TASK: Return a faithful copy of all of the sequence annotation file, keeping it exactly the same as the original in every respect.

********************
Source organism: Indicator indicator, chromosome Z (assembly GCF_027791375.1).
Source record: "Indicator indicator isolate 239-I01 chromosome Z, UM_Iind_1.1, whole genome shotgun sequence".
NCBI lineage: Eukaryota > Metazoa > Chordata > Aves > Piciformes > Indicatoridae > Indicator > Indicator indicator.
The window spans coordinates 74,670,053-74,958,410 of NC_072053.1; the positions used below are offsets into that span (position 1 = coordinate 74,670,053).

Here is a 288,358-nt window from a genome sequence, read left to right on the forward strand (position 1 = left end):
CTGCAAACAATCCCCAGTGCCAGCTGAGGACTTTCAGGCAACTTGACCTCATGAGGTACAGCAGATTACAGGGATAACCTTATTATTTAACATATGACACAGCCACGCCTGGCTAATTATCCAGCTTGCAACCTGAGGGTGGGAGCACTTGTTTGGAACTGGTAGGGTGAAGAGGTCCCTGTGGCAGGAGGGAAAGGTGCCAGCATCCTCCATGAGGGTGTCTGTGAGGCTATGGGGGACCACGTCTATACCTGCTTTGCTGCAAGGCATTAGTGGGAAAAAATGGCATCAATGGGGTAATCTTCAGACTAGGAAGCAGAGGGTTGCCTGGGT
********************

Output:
Source organism: Indicator indicator, chromosome Z (assembly GCF_027791375.1).
Source record: "Indicator indicator isolate 239-I01 chromosome Z, UM_Iind_1.1, whole genome shotgun sequence".
NCBI lineage: Eukaryota > Metazoa > Chordata > Aves > Piciformes > Indicatoridae > Indicator > Indicator indicator.
The window spans coordinates 74,670,053-74,958,410 of NC_072053.1; the positions used below are offsets into that span (position 1 = coordinate 74,670,053).

Here is a 288,358-nt window from a genome sequence, read left to right on the forward strand (position 1 = left end):
CTGCAAACAATCCCCAGTGCCAGCTGAGGACTTTCAGGCAACTTGACCTCATGAGGTACAGCAGATTACAGGGATAACCTTATTATTTAACATATGACACAGCCACGCCTGGCTAATTATCCAGCTTGCAACCTGAGGGTGGGAGCACTTGTTTGGAACTGGTAGGGTGAAGAGGTCCCTGTGGCAGGAGGGAAAGGTGCCAGCATCCTCCATGAGGGTGTCTGTGAGGCTATGGGGGACCACGTCTATACCTGCTTTGCTGCAAGGCATTAGTGGGAAAAAATGGCATCAATGGGGTAATCTTCAGACTAGGAAGCAGAGGGTTGCCTGGGT